Perk patrols organized by congressional Democrats, who have been stung by Republican criticism of the House bank affair, have vowed to peer into every nook and cranny of executive branch privilege.
The Senate and House Appropriations committees and several of their subcommittees intend to scrutinize the operation of the White House, the offices of the President and vice president and the habits of every Cabinet member and federal department.
Congress, which is preparing to do away with some special arrangements for its members, also will turn the spotlight on an elaborate range of executive branch items, from the $200,000 the White House spends annually for flowers and the $50,000 in presidential discretionary funds to the private dining rooms, limousine drivers, free parking and air travel of high-ranking officials in the 14 federal departments.
Over the last several days, the committees have asked the White House and federal agencies for detailed information of hundreds of services they now enjoy.
According to congressional, White House and federal government officials, under scrutiny is the White House's $7,262,000 operating budget, among other things.
An administration staff of a chief usher, four assistant ushers, an executive grounds superintendent, an accountant and an administrative officer manages and coordinates the White House operation, according to federal budget documents.
A staff of 34 National Park Service gardeners, horticulturists, plumbers, carpenters, painters and electricians maintain the 18 acres around the White House and make repairs to the 132 rooms as well as provide support for official and ceremonial functions.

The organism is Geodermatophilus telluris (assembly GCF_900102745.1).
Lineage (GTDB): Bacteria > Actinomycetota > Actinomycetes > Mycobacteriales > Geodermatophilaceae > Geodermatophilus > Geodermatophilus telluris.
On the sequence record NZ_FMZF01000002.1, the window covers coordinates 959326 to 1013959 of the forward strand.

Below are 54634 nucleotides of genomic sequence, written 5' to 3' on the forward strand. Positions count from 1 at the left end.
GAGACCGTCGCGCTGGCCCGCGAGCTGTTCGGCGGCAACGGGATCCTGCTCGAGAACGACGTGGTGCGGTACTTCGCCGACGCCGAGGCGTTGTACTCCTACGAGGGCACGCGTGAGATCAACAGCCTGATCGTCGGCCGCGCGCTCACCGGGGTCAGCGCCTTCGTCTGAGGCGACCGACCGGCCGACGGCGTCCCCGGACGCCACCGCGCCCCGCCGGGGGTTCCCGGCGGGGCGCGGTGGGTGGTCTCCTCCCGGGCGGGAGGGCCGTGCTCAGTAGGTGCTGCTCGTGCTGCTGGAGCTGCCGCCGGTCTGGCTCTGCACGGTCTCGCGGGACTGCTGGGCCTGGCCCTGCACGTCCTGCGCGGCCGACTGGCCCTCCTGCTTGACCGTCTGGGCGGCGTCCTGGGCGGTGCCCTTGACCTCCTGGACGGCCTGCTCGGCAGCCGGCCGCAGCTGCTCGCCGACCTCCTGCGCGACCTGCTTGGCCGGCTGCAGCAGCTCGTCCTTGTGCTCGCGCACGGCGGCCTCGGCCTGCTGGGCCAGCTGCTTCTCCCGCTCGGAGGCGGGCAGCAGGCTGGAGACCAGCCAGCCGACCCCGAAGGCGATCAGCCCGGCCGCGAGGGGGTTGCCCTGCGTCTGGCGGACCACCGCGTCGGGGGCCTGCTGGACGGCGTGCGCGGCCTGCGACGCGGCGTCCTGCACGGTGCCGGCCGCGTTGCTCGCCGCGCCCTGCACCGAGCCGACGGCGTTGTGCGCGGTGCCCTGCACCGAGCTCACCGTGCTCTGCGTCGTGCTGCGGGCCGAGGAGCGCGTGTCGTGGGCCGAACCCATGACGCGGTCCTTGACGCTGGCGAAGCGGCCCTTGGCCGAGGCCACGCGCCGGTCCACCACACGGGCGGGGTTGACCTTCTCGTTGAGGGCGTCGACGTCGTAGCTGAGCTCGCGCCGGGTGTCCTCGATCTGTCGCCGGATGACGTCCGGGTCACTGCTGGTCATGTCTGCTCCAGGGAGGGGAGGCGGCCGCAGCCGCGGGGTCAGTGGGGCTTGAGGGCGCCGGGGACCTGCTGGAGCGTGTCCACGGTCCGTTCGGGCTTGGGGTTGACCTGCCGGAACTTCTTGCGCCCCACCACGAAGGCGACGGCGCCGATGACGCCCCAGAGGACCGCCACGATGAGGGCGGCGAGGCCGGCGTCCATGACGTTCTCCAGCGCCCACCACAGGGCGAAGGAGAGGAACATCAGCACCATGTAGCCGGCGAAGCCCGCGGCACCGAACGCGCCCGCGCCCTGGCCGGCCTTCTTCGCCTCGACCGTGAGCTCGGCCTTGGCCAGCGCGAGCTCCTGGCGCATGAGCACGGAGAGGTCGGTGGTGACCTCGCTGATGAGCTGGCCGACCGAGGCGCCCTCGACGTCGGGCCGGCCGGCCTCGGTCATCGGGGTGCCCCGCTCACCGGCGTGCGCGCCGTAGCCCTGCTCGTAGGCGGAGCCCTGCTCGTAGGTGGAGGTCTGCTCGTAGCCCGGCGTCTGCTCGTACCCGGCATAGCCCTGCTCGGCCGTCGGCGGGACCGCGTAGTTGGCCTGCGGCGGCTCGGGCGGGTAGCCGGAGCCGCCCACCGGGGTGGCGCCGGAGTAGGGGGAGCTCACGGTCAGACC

The Park Service employees, at a cost of $600,000 a year, provide upkeep on the residence-size swimming pool with a diving board, a tennis court and a recently installed artificial turf putting green, said James McDaniel, the Park Service White House liaison.
There is also a bowling alley, a gym, a movie theater and a horseshoe pit.
White House spokeswoman Judy Smith said Monday that 700 White House employees belong to the gym and that membership dues are $208, plus a $35 initiation fee.
Congressional sources, however, believe the actual costs of White House operations are hidden in accounts of the Defense Department, the State Department and the General Services Administration.
Congress has also asked for a detailed accounting of the operating costs of Camp David, a Maryland presidential retreat operated by the Navy.